Pakistani cleric Hafiz Saeed is one of the United States' most-wanted terrorist suspects, accused over the 2008 Mumbai attacks that killed 166 people. At home, his charities are banned, as is a new Islamist political party launched by his followers.
None of that has stopped Saeed from hitting the campaign trail for Pakistan's July 25 general election, denouncing the outgoing government as "traitors" and whipping up support for the more than 200 candidates he backs.
"The politics of the American servants is coming to an end!" Saeed thundered at a rally this month in the eastern city of Lahore, where supporters showered him with rose petals.
The main race in Wednesday's vote is between the party of now-jailed former Prime Minister Nawaz Sharif, which is seeking a second consecutive term despite its leader's downfall on corruption charges, and the party of former cricket star Imran Khan, perceived as the favorite of the powerful military.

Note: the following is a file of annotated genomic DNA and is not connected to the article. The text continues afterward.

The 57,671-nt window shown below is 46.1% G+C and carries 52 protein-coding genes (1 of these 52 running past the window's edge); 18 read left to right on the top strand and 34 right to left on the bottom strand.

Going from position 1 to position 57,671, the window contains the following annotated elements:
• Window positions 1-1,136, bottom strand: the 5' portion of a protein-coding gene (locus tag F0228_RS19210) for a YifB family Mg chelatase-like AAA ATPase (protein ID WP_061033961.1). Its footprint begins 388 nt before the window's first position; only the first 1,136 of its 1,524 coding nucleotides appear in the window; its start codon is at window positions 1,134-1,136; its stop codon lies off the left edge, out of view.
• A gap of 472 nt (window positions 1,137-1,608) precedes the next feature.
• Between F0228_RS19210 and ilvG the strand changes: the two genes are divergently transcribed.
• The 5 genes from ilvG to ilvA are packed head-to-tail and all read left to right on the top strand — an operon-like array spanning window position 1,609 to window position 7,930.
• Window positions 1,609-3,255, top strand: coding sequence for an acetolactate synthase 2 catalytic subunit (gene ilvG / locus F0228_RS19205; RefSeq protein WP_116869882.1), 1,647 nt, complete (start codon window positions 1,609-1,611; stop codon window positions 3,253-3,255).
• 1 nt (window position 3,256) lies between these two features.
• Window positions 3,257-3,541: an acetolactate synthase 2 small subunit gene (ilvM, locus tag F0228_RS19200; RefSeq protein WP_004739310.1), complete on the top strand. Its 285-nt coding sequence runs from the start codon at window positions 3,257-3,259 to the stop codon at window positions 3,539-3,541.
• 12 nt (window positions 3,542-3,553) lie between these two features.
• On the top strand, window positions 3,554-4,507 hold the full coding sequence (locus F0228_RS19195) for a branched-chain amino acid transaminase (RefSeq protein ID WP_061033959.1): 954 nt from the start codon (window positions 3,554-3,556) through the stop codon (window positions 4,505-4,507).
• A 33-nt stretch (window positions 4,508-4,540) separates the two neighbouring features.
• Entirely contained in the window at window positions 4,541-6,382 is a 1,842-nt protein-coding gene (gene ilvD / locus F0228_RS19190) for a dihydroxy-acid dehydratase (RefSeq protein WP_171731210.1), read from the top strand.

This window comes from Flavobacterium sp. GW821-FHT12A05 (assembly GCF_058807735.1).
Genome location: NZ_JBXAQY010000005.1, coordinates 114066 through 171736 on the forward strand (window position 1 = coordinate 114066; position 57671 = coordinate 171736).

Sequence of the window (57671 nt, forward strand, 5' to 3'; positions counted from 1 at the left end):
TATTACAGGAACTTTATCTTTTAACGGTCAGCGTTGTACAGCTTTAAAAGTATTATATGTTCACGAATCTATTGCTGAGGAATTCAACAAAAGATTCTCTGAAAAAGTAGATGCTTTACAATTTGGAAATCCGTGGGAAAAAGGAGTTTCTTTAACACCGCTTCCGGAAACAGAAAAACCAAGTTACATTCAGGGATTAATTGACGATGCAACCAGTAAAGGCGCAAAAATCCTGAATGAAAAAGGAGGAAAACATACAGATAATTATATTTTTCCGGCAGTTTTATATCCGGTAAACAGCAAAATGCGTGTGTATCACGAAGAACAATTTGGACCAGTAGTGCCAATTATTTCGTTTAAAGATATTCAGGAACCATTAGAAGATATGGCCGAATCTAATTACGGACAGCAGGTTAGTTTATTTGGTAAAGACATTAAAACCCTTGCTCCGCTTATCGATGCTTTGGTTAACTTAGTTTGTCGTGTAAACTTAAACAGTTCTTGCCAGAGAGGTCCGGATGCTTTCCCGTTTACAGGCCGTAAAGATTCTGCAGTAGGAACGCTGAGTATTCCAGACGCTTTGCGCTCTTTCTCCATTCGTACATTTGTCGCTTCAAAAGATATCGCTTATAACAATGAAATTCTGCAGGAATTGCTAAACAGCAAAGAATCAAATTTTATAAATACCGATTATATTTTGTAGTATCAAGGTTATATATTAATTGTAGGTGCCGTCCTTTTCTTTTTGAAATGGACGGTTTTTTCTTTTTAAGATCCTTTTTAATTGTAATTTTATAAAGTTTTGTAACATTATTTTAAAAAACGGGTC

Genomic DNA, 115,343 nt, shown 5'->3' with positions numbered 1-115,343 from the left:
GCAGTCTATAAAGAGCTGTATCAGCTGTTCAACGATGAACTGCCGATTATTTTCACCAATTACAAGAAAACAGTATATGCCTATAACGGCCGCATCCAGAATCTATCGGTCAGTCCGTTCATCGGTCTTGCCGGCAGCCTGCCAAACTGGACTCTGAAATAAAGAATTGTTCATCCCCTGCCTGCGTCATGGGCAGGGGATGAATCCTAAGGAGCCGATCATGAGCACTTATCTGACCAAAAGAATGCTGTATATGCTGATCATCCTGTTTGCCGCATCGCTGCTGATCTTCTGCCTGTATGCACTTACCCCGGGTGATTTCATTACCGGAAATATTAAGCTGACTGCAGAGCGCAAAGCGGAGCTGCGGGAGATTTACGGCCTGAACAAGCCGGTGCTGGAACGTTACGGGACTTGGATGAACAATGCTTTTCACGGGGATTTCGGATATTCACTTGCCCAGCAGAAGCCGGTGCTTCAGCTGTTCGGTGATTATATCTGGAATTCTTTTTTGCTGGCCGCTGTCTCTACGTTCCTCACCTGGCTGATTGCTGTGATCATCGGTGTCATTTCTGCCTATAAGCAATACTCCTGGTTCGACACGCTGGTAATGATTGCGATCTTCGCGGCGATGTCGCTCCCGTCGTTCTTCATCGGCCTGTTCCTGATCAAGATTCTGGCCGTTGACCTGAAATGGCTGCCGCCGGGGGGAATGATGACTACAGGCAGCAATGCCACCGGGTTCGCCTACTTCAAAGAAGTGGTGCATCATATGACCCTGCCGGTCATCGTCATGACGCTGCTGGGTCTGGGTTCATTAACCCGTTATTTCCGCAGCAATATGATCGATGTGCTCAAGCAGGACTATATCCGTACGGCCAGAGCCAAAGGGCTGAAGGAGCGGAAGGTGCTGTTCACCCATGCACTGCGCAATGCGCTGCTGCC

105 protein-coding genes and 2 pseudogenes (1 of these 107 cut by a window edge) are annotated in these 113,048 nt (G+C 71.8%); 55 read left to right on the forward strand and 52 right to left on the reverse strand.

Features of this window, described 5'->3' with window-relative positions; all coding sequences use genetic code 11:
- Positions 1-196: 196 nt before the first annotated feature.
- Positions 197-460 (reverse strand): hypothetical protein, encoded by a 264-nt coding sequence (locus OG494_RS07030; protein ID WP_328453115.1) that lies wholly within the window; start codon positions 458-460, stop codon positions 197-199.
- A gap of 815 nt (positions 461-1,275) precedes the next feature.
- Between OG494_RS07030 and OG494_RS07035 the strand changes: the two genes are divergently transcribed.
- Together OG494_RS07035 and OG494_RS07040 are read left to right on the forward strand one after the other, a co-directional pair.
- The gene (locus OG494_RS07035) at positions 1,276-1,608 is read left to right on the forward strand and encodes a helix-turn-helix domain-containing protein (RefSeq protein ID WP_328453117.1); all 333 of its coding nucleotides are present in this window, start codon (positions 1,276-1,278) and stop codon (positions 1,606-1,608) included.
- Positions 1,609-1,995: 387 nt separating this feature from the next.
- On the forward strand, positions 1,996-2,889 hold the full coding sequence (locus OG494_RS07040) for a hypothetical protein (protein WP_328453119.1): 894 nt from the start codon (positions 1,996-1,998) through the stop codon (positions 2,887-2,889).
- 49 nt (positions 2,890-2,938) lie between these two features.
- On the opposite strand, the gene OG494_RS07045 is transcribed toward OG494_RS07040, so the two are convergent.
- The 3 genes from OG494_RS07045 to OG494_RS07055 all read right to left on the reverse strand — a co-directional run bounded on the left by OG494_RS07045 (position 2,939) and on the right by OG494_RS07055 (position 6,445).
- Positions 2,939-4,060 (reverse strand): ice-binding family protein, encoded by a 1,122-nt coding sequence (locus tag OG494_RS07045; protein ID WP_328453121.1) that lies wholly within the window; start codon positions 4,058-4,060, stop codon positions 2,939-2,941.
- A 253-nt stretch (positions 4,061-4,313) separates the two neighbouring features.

But a bumper crop of ultra-Islamist groups are also contesting the poll, with the potential to reshape the political landscape of the nuclear-armed Muslim country of 208 million people with anti-Western rhetoric and calls for ever-stricter interpretation of sharia, or Islamic law.
The proliferation of religious parties appears to be a fulfillment of a proposal made by Pakistan's military to "mainstream" armed Islamists and other extremists into politics, though the parties and the army deny any links.
Even if, as expected, they win few seats, liberal and secular-minded Pakistanis say the sheer number of religious party candidates, combined with their ultra-conservative rhetoric, has already shifted the agenda in their direction.
With the new parties routinely accusing opponents of blasphemy or treason, mainstream parties have echoed their language in attacking Sharif's Pakistan Muslim League-Nawaz (PML-N).
"The ostensible attempt to mainstream the religious right-wing is not making these parties take relatively moderate positions," said Saroop Ijaz, a lawyer for Human Rights Watch. "But rather, it's radicalising the mainstream."